As more and more electric vehicles are hitting the streets of Europe, cities try to accommodate this new era of transportation as best they can. Some have been preparing for over a decade, others are scrambling to manage as we speak. Which European metropolitan regions top the charts, and what are they doing to make it work?
Electric driving is a two way street. To boost EV sales, it is imperative for local governments to provide an adequate EV-infrastructure and create a rewarding environment for EV-drivers. Only then can they expect a significant increase of electric vehicles in their streets. ICCT, the International Council on Clean Transportation, took a closer look at policies and actions undertaken in 22 metropolitan regions across 10 European countries. These regions had the highest relative increase in battery electric vehicles (BEVs) and plug-in hybrid electric vehicles (PHEVs) between 2018 and 2019.
Kingston upon Hull (UK) saw the biggest surge with an extraordinary increase of 280% EV-registrations in one year, followed by the Dutch metropolitan regions of Leeuwarden and Enschede. In Spain, Malaga and Santander also more than doubled their amount of EV registrations, while on the other side of the spectrum we see Norwegian cities like Bergen and Oslo with a more modest relative increase (though these regions were already well on track with a large share of EV’s in place.)
What is more interesting is to look at the actions these regions undertook to welcome such a surge in EV-registrations:
Expansion of public and private charging infrastructure
An interoperable and reliable charging infrastructure network has proven to be a great katalysator for EV-success. Half of the above mentioned regions increased their number of regular chargers by 30%, Gothenburg and Ghent even doubled the size of their network. The surveyed cities made charging more convenient and cost effective through a number of ways: Enschede allows residents to request a public charging station near their home for free, Malaga installed chargers in every municipal car park, while Bern, Liège and Tampere introduced new subsidies to support the installation of chargers.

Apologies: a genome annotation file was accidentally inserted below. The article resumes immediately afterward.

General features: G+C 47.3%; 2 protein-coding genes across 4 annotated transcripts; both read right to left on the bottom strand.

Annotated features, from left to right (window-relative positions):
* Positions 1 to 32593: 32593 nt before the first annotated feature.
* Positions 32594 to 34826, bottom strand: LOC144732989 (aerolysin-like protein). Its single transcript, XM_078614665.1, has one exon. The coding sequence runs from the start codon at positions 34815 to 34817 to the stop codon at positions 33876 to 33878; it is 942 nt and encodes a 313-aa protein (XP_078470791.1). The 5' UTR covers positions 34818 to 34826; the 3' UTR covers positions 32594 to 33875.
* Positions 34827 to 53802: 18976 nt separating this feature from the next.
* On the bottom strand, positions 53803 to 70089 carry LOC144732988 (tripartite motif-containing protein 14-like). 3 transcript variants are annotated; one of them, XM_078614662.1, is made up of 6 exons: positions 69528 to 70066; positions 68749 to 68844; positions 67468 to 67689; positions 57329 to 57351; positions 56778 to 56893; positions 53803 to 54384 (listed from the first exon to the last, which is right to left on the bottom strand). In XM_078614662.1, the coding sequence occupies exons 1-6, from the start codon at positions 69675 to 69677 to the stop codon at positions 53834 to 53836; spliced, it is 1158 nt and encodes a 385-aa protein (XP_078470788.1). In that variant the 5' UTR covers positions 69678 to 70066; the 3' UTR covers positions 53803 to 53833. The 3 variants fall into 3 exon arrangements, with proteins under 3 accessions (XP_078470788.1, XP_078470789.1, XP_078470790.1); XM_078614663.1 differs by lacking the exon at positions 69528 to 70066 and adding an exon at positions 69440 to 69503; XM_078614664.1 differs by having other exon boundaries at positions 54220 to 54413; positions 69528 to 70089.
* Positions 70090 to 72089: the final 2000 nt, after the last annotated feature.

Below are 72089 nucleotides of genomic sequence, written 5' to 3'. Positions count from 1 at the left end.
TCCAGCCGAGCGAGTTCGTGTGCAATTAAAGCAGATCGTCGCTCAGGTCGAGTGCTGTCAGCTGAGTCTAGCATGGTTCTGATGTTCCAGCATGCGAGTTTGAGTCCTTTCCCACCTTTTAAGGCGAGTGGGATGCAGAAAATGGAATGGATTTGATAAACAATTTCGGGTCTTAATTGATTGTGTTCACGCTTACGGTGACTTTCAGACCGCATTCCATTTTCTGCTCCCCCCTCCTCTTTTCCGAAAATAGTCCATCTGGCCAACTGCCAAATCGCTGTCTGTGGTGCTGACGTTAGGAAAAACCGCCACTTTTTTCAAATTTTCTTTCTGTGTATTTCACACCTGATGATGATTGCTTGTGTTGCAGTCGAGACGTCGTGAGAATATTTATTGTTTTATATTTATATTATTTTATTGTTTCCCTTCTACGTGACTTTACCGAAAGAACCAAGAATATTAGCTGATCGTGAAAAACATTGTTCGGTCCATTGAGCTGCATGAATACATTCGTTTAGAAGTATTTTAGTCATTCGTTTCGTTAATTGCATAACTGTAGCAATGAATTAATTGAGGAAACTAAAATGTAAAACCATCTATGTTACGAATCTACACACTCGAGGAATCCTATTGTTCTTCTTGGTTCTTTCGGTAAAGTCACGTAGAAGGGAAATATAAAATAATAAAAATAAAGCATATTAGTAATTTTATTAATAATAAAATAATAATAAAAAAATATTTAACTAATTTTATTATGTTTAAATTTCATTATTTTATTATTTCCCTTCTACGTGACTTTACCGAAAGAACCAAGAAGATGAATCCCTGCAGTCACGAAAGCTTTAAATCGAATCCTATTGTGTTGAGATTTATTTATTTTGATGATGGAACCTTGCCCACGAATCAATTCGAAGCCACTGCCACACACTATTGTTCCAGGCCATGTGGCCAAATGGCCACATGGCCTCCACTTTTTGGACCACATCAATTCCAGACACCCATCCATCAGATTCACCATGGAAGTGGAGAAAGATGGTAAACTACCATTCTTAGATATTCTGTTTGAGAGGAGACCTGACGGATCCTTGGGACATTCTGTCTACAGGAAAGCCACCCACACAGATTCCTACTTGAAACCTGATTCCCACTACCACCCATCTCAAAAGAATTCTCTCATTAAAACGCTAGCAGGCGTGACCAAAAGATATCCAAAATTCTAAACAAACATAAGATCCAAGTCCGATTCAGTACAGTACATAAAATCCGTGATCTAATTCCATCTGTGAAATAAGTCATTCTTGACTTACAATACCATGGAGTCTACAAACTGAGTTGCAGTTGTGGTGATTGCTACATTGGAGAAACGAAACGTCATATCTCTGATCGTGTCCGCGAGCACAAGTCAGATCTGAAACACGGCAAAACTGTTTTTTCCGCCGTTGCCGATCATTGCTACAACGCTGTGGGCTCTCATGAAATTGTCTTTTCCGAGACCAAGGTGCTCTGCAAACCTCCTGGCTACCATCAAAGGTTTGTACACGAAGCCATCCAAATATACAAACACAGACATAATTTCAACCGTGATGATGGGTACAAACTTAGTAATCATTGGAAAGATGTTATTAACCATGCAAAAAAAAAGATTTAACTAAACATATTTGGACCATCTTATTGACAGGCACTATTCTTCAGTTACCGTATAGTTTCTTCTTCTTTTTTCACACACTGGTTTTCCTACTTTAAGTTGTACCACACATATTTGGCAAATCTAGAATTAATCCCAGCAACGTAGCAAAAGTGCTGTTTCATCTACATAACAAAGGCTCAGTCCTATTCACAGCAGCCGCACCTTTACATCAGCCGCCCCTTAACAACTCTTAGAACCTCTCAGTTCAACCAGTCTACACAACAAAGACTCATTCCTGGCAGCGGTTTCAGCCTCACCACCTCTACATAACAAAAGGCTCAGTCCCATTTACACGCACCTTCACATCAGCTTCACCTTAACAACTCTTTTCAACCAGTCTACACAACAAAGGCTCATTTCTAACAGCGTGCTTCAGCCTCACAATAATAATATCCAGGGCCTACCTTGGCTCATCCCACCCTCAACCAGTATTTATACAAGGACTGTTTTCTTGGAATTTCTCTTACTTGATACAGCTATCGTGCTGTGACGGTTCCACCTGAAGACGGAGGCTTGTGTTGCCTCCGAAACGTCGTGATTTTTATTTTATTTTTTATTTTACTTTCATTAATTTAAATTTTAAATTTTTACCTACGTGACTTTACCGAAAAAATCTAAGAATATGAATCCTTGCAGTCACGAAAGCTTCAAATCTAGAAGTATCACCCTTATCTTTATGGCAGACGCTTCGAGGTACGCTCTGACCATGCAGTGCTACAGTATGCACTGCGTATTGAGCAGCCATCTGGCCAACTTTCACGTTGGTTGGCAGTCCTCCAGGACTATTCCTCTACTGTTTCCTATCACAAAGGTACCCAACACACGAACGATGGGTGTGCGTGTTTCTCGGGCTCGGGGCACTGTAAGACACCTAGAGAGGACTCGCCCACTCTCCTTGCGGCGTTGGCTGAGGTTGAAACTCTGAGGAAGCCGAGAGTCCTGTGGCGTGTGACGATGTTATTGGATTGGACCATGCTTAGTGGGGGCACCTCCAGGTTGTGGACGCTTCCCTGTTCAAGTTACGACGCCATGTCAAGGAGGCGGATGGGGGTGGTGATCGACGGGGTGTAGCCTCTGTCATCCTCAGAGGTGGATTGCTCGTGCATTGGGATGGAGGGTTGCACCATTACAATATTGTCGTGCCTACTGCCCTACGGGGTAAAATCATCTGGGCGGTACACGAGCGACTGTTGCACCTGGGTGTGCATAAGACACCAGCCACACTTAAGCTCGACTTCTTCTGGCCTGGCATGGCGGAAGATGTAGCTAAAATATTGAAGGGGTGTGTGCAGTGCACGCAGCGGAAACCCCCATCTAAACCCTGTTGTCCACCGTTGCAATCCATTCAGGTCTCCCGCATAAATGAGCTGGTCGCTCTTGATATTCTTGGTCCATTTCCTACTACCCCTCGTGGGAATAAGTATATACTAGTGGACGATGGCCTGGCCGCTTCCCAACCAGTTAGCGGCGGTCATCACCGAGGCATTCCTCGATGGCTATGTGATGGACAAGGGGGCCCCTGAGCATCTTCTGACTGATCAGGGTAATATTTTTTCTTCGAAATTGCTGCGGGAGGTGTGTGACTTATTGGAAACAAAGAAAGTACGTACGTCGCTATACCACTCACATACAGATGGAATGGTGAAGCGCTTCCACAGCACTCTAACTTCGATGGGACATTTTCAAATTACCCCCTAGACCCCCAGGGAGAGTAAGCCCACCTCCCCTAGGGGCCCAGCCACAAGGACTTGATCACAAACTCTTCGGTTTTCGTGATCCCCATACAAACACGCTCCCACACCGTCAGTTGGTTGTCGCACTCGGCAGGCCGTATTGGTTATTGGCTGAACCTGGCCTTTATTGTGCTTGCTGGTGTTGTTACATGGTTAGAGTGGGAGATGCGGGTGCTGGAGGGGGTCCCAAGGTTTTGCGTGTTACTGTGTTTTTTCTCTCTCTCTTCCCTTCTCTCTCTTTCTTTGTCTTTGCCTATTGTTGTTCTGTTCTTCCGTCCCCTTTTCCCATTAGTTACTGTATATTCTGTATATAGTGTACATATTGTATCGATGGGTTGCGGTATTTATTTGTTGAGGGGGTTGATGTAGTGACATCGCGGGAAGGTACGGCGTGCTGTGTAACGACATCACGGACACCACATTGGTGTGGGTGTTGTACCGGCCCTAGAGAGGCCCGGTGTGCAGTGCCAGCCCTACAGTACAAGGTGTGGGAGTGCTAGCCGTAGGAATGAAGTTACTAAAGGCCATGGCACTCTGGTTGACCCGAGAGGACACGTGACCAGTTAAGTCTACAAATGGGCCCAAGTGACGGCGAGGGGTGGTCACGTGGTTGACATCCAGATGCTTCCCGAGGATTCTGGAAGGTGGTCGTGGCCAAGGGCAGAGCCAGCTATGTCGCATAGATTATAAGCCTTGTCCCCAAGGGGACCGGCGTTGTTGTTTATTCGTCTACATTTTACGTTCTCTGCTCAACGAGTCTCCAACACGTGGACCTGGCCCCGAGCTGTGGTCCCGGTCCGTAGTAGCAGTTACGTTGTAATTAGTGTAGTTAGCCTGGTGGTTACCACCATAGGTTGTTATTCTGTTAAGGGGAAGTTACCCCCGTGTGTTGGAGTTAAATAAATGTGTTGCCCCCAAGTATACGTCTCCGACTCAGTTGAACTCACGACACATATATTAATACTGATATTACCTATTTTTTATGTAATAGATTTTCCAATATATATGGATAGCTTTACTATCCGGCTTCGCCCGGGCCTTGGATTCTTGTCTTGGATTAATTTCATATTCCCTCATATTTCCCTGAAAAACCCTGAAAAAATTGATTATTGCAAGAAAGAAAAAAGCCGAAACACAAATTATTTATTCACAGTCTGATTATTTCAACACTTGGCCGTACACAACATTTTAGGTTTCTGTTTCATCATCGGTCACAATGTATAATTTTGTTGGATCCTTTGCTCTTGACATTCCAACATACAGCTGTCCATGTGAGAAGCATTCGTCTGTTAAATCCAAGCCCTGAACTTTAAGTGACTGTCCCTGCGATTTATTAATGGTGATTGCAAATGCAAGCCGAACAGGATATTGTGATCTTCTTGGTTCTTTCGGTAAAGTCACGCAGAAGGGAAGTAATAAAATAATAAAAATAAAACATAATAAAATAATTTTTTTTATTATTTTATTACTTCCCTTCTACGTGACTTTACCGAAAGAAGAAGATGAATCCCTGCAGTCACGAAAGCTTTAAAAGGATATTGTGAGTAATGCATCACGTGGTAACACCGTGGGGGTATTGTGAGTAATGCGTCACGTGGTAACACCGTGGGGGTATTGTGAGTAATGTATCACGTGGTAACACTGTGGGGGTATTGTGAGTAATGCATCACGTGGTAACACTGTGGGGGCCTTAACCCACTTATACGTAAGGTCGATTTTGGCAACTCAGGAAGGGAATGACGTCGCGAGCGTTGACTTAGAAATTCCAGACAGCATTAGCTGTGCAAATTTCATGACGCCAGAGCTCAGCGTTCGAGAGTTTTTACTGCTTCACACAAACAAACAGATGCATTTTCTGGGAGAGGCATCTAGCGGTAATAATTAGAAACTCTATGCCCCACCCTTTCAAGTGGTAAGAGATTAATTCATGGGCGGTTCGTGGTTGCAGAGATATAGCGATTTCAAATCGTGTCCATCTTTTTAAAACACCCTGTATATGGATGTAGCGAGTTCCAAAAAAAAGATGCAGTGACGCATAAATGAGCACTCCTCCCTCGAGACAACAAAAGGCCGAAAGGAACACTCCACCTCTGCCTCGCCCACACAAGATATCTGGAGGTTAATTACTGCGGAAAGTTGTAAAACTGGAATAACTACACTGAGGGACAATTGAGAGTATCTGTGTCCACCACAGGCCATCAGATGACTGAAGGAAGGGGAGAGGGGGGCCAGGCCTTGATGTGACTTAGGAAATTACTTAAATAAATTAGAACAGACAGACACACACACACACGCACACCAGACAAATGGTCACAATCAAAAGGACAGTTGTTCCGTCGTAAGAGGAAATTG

Introducing local EV subsidies or incentives
National financial incentives are already present in most European markets. But it’s often extra local subsidies or incentives that prompt drivers to make the switch from fossil fuels to electric. Cities like Leeuwarden, Bern, Malaga and Marseille simply increased or introduced local subsidies while Santander introduced free parking for electric vehicles.
Electrifying municipal fleets
Besides the obvious ecological advantages of electric public transportation, the increase of visibility of municipal electric vehicles turns out to be a great stimulant for EV sales in general. Most of the above mentioned cities have taken significant steps in electrifying their public vehicle fleets. Think of electric buses (Bern, Ghent, Gothenburg, Marseille), garbage trucks (Lausanne) or even fire trucks (Linz).
Communication between city and citizens
Directly answering citizens’ questions concerning electric driving as well as outlining actions taken are an underrated step in the adoption of EV’s on a metropolitan scale. Public meetings, publications of roadmaps, concrete information via mail or e-mail are all direct ways to inform the public of changes that are afoot. Plus, an extra opportunity to promote the benefits of electric vehicles.
Planning for the implementation of zero-emission zones
Half of the surveyed cities have already implemented low-emissions zones. Some metropolitan regions are already moving to zero-emission zones in the not so far future. Bergen and Oslo for instance plan to introduce zero-emission zones by 2030.
Many signs point to continued EV market growth, not only in these metropolitan regions, but across Europe beyond 2020. Cities will play a key role regardless of federal decisions and subsidies. A sustained mix of incentives, infrastructure, fleet leadership, and long-term targets seem to be the winning strategy for now.